On The Radar
A whispered ghostly voice saying “if you build it they will come” was all it took to persuade Kevin Costner’s lead character in the 1989 movie Field of Dreams to make a baseball park appear in an Iowa cornfield. This seems to be the message that multiple advanced air mobility (AAM) pioneers are channeling in their quest to establish the vertiports and other infrastructure needed to get eVTOL air taxi operations up and running.
It’s a classic chicken-and-egg dilemma/opportunity. Can large investments be justified for an as-yet highly speculative new transportation mode? And can the infrastructure get built, with the full cooperation of all stakeholders, in time to meet the promises some eVTOL aircraft developers are making to their backers about revenues flowing by 2024?
SMG Consulting has been tracking new aircraft programs for some time, and now it has started to assess the prospects for ground infrastructure specialists in its new AAM Infrastructure Readiness Index. For now, it lists just five companies—Ferrovial, Urban Blue, Urban Air-Port, Skyports, and Skyportz—but the California-based group intends to add plenty more in the coming weeks and months.
The SMG independent analysts use the following criteria to rate contenders on a scale of 0 to 10: funding, the caliber of the leadership teams, partnerships established to complete the planned AAM "ecosystems," regulatory progress, and the deployment progress of their vertiport networks. For now, Spain-based rail and airports infrastructure group Ferrovial is some ways ahead of its four rivals, based largely on its funding and experience, which are being applied to support partners including Lilium and Vertical Aerospace.
According to SMG founder Sergio Cecutta, cities like Los Angeles and Paris are best placed to see the first eVTOL air taxi services, followed closely by Singapore and others, but he’s convinced that getting the right infrastructure in place is a tall order. “What tends to happen is that companies just look at their piece of the pie, and the crux of the problem is that it [the AAM ecosystem] is a collective thing,” he told FutureFlight. “You need buildings, you need permits, and there is city politics, charging, and ground handling to deal with. People confuse the initial state with the end state.”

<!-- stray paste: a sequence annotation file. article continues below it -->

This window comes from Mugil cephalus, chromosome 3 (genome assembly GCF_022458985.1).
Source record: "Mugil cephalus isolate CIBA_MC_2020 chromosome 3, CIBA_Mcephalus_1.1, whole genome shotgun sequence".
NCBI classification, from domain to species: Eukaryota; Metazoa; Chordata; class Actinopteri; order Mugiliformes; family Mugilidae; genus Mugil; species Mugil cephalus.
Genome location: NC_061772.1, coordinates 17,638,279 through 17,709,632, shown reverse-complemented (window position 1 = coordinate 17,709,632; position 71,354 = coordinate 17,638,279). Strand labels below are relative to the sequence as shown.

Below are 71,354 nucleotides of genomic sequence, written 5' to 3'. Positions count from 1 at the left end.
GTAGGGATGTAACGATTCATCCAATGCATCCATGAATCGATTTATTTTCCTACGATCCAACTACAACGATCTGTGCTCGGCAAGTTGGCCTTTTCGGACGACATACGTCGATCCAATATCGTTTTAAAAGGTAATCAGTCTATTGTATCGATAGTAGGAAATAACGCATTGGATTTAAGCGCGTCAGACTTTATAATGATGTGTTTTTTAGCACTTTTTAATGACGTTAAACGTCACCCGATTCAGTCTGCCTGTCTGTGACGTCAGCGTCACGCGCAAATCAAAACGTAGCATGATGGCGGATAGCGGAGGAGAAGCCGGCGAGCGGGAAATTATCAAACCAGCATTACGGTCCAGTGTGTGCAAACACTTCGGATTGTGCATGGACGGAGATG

But why are the eVTOL manufacturers even trying to involve themselves in vertiports? After all, airlines don’t tend to build and operate airports, and how can there possibly be a case for multiple operator-specific facilities across cities?
“Manufacturers do need to be involved because no one knows these vehicles and their needs like them,” said Cecutta. “But cities don’t want to start dealing with dozens of companies and it’s not going to be viable to have branded vertiports.”
He sees early AAM operations getting underway from existing airports and also existing buildings that are equipped with heliports, as many are in downtown Los Angeles.
In SMG’s view, a lot more work needs to go into addressing issues such as ensuring energy grids can support recharging needs for aircraft. The company also feels that a lot more public affairs engagement needs to be done with stakeholders, and this is where it believes established, well-connected infrastructure providers may have an edge.
But what about “if you build it they will come”? How do we know that any passengers will actually show up to fly when the first vertiports open? Has anyone asked the traveling public whether this is what they want?
Cecutta acknowledged that for now urban air mobility is very much driven by push (“you need this, people”) rather than pull (“we must have this”) demand. He feels that, as with early ridesharing apps on the ground, fares will be kept low through subsidies to draw in consumers and companies will need to have a clear assessment of infrastructure costs to ensure that these can be covered.